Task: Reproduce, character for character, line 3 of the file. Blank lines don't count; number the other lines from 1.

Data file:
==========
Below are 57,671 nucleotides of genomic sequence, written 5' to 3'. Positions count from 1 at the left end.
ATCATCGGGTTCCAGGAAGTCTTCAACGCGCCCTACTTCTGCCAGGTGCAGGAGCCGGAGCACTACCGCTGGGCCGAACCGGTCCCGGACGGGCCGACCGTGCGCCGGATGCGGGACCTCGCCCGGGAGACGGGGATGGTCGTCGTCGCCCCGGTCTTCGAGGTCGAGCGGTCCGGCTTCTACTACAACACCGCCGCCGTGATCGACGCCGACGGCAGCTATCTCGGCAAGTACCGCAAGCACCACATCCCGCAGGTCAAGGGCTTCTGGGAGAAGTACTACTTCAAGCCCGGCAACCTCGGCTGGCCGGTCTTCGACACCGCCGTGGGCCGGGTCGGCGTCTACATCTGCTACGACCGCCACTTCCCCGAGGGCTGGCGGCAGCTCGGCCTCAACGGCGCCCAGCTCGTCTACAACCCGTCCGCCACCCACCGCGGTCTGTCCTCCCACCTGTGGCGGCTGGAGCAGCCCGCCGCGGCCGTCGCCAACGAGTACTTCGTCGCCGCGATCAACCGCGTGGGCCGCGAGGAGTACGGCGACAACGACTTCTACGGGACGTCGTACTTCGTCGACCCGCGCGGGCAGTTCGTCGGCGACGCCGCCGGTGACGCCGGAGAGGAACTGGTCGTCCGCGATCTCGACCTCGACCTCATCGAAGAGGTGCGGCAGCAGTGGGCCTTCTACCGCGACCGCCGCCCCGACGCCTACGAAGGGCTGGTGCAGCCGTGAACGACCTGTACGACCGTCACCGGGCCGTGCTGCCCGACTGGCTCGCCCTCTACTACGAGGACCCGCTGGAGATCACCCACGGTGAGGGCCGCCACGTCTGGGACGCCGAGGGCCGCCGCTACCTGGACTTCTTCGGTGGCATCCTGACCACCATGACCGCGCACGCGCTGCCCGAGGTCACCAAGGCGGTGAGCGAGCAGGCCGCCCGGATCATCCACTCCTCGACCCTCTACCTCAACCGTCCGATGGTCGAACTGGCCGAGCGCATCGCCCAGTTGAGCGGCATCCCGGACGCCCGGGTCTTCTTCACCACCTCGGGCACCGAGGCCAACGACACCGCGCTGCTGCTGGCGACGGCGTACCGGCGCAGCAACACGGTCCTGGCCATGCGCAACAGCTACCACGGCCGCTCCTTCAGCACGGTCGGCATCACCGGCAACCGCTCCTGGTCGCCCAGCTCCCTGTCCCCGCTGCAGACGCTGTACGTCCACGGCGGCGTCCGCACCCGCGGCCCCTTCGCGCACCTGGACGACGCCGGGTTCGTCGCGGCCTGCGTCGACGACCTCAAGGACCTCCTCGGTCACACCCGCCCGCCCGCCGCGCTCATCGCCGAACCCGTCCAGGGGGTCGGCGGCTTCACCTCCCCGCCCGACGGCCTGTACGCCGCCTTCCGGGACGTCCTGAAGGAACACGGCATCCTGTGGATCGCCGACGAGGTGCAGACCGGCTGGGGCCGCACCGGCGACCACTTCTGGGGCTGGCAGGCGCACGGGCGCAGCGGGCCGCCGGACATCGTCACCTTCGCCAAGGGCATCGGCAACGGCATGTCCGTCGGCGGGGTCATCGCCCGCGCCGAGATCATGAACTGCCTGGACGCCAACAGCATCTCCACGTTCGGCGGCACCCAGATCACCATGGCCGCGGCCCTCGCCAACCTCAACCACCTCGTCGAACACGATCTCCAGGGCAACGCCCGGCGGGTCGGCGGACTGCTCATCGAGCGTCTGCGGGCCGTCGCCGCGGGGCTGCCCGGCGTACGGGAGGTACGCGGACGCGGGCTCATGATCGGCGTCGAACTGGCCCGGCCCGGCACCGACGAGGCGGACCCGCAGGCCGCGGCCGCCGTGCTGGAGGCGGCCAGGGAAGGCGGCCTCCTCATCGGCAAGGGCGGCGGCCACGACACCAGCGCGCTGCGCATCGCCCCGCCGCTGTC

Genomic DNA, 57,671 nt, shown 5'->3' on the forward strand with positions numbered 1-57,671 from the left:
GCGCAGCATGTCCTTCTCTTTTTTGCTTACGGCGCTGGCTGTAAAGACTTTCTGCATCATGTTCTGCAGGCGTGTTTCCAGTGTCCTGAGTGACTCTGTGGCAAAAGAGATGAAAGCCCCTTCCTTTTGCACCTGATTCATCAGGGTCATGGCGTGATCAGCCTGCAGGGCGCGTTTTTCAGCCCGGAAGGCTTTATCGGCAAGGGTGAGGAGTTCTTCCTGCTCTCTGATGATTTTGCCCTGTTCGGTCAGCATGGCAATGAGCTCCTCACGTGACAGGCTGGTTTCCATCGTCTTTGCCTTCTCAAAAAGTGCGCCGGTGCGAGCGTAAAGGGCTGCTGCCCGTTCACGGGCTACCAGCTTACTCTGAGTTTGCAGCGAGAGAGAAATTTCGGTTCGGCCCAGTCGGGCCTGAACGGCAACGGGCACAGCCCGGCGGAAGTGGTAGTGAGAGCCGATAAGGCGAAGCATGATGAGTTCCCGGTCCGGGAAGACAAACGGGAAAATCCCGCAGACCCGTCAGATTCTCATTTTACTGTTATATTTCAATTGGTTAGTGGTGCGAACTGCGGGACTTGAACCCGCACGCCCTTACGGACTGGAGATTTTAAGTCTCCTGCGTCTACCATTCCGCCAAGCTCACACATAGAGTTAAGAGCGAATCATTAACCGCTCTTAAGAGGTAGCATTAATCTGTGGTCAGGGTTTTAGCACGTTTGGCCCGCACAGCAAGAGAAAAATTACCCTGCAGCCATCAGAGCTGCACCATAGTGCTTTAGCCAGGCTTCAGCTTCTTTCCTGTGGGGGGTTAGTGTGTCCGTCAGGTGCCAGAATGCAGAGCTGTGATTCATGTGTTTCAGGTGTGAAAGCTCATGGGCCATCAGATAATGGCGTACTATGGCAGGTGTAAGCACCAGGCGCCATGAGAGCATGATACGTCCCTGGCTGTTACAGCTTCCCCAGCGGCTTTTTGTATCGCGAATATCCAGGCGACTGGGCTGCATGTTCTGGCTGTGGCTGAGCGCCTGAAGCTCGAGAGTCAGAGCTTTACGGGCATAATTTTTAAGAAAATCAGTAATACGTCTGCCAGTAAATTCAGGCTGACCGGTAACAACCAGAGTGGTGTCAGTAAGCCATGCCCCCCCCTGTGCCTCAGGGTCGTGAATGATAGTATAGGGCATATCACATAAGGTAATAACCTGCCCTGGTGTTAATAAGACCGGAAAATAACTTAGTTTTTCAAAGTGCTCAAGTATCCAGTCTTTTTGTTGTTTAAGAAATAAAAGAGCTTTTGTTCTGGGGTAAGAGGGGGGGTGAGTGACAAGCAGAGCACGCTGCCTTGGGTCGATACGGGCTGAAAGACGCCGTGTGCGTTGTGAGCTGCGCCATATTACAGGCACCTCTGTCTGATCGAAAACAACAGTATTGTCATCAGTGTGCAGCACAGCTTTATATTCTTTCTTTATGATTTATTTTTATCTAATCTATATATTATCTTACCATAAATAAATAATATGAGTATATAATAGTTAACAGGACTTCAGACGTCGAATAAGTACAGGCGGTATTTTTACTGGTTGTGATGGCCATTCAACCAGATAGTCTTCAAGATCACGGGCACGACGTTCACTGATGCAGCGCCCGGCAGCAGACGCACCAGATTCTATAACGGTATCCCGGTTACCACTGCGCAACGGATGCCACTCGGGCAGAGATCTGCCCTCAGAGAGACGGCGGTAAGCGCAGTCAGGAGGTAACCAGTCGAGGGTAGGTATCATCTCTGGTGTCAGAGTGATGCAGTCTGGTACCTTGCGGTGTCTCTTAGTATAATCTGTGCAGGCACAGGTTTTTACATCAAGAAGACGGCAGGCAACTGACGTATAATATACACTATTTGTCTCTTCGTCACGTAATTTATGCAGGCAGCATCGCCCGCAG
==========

Genomic DNA, 57,671 nt, shown 5'->3' on the forward strand with positions numbered 1-57,671 from the left: